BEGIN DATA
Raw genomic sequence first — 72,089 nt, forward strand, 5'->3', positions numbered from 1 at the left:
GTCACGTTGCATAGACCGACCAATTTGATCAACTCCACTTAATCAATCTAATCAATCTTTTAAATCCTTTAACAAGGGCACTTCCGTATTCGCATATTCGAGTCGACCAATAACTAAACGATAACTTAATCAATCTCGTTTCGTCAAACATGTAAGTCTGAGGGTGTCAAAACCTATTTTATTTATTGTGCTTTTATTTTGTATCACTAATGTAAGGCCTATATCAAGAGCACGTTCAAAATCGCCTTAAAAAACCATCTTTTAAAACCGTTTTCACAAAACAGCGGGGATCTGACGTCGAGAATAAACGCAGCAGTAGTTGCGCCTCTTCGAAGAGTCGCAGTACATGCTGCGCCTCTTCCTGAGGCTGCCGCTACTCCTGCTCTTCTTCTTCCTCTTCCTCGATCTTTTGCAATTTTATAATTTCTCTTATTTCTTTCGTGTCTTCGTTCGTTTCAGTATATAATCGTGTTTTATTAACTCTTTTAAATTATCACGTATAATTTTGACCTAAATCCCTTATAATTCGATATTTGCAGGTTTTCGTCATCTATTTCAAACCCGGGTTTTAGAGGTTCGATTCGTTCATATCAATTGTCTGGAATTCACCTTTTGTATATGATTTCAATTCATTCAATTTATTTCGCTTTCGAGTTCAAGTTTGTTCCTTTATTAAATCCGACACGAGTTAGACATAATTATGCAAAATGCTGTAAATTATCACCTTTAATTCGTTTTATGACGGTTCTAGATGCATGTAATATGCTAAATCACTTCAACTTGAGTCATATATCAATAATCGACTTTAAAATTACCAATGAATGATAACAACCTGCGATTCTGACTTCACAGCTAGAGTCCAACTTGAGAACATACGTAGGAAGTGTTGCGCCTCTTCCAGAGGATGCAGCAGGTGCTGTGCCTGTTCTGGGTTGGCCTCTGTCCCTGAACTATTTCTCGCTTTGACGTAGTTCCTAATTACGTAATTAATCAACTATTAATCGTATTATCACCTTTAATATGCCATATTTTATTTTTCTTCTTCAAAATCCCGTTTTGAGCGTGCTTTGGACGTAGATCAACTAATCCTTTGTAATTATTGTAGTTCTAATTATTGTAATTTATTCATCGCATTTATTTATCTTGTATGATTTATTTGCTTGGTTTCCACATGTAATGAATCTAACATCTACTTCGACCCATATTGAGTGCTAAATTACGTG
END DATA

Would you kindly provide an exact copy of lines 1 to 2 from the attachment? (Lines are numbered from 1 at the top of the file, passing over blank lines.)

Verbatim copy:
Raw genomic sequence first — 72,089 nt, forward strand, 5'->3', positions numbered from 1 at the left:
GTCACGTTGCATAGACCGACCAATTTGATCAACTCCACTTAATCAATCTAATCAATCTTTTAAATCCTTTAACAAGGGCACTTCCGTATTCGCATATTCGAGTCGACCAATAACTAAACGATAACTTAATCAATCTCGTTTCGTCAAACATGTAAGTCTGAGGGTGTCAAAACCTATTTTATTTATTGTGCTTTTATTTTGTATCACTAATGTAAGGCCTATATCAAGAGCACGTTCAAAATCGCCTTAAAAAACCATCTTTTAAAACCGTTTTCACAAAACAGCGGGGATCTGACGTCGAGAATAAACGCAGCAGTAGTTGCGCCTCTTCGAAGAGTCGCAGTACATGCTGCGCCTCTTCCTGAGGCTGCCGCTACTCCTGCTCTTCTTCTTCCTCTTCCTCGATCTTTTGCAATTTTATAATTTCTCTTATTTCTTTCGTGTCTTCGTTCGTTTCAGTATATAATCGTGTTTTATTAACTCTTTTAAATTATCACGTATAATTTTGACCTAAATCCCTTATAATTCGATATTTGCAGGTTTTCGTCATCTATTTCAAACCCGGGTTTTAGAGGTTCGATTCGTTCATATCAATTGTCTGGAATTCACCTTTTGTATATGATTTCAATTCATTCAATTTATTTCGCTTTCGAGTTCAAGTTTGTTCCTTTATTAAATCCGACACGAGTTAGACATAATTATGCAAAATGCTGTAAATTATCACCTTTAATTCGTTTTATGACGGTTCTAGATGCATGTAATATGCTAAATCACTTCAACTTGAGTCATATATCAATAATCGACTTTAAAATTACCAATGAATGATAACAACCTGCGATTCTGACTTCACAGCTAGAGTCCAACTTGAGAACATACGTAGGAAGTGTTGCGCCTCTTCCAGAGGATGCAGCAGGTGCTGTGCCTGTTCTGGGTTGGCCTCTGTCCCTGAACTATTTCTCGCTTTGACGTAGTTCCTAATTACGTAATTAATCAACTATTAATCGTATTATCACCTTTAATATGCCATATTTTATTTTTCTTCTTCAAAATCCCGTTTTGAGCGTGCTTTGGACGTAGATCAACTAATCCTTTGTAATTATTGTAGTTCTAATTATTGTAATTTATTCATCGCATTTATTTATCTTGTATGATTTATTTGCTTGGTTTCCACATGTAATGAATCTAACATCTACTTCGACCCATATTGAGTGCTAAATTACGTG